We have in this proposal:

1. corrected the past problem

2. addressed the present problem

3. prevented the future problem

(Z) And to expand on a suggestion from Rep. Doug Lamborn (R)Colorado "how about a moratorium on capital gains taxes,(on NEW investment), which would encourage a 'flood' of private investment.(i.e. cash), into the system 'a la' Warren Buffet. Berkshire Hathaway alone has about $250 billion cash on hand. If it's truly a 'cash shortage creating credit freeze', as we're being told, this would also have an IMMEDIATE and MASSIVE effect. And I don't think it's necessary to list the other economic benefits of large scale investment in the US economy.

It doesn't cost anything, it's (a moratorium) on future taxes that don't exist,(and won't under the current situation), and it doesn't require a future tax burden (that will exist under the rescue plan) in order to work.

Additionally, this proposal addresses ALL objections,(i.e.: the changes they want to make), raised by the various Congressional factions.

AGAIN:

NO RISK TO TAXPAYERS and

NO ‘EARMARKS’
S Carton

Woodbury, NY

#3 Oct 2, 2008
Tom, love your proposals, except for one thing, people won't stay in these mortages, even at 0% int. They bought them hoping to make a quick profit on appreciation. They now know that there is no appreciation and will walk away, regardless of int. rate. According to ACORN, they want principal reductions, what does that tell you? It tells me that they're not interested in staying in their homes , they're interested in EQUITY.
jake

Baldwin, NY

#4 Oct 2, 2008
we have to stop this in congress they're raping a nation. As usuall Clinton and Schumer sold us down the river !!
jake

Baldwin, NY

#5 Oct 2, 2008
S Carton wrote:
Tom, love your proposals, except for one thing, people won't stay in these mortages, even at 0% int. They bought them hoping to make a quick profit on appreciation. They now know that there is no appreciation and will walk away, regardless of int. rate. According to ACORN, they want principal reductions, what does that tell you? It tells me that they're not interested in staying in their homes , they're interested in EQUITY.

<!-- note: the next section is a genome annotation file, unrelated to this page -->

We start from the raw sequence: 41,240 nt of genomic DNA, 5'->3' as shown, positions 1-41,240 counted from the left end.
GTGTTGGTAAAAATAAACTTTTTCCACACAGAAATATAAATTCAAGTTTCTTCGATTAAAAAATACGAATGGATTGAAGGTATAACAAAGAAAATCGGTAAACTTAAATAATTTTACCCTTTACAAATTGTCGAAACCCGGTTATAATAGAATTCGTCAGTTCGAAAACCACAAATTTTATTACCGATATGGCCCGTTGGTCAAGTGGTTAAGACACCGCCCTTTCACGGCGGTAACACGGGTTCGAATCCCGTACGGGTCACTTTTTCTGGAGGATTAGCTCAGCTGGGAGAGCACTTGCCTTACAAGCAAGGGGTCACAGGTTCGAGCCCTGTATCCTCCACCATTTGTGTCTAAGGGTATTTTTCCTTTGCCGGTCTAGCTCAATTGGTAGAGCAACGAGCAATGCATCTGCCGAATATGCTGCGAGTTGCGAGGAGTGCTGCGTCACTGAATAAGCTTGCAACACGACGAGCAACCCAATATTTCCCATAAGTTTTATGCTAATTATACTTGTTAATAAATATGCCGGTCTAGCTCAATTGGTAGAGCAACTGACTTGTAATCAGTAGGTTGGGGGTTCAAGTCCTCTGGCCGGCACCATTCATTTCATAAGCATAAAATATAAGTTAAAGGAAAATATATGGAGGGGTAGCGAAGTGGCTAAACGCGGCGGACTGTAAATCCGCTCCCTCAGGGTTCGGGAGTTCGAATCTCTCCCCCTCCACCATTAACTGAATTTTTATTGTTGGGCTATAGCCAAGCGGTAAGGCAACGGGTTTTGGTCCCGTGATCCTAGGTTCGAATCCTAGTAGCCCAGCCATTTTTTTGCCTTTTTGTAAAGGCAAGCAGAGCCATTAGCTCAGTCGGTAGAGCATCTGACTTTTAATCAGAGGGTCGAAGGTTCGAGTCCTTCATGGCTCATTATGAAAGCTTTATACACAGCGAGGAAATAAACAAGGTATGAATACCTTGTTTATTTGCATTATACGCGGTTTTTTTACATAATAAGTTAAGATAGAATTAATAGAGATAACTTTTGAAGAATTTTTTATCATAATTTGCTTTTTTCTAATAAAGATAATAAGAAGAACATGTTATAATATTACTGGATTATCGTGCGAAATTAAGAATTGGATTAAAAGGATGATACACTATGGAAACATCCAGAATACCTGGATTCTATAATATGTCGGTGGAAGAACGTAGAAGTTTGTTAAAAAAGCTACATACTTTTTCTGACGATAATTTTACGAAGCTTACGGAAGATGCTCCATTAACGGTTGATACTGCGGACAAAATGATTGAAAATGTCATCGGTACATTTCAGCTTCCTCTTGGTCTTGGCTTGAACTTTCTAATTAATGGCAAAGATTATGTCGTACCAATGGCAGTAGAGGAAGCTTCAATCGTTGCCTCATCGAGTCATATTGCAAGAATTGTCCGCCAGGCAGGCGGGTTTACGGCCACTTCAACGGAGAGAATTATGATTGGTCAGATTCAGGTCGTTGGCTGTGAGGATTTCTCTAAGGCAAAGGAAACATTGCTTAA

ACORN gave thousands of mortages to ILLEGAL ALIENS , as well as Wells Fargo and Bank of America !!! Now they'd like you to pay their mortages !!!!
tom

United States

#6 Oct 2, 2008
S Carton wrote:
Tom, love your proposals, except for one thing, people won't stay in these mortages, even at 0% int. They bought them hoping to make a quick profit on appreciation. They now know that there is no appreciation and will walk away, regardless of int. rate. According to ACORN, they want principal reductions, what does that tell you? It tells me that they're not interested in staying in their homes , they're interested in EQUITY.
Hate to say it but scr_w the 'flip this house crowd'

This proposal,(which the entire Senate & the FED had for over a week):

was MEANT to help the homeowners and protect the taxpayers.

I believe it does so while addressing other concerns.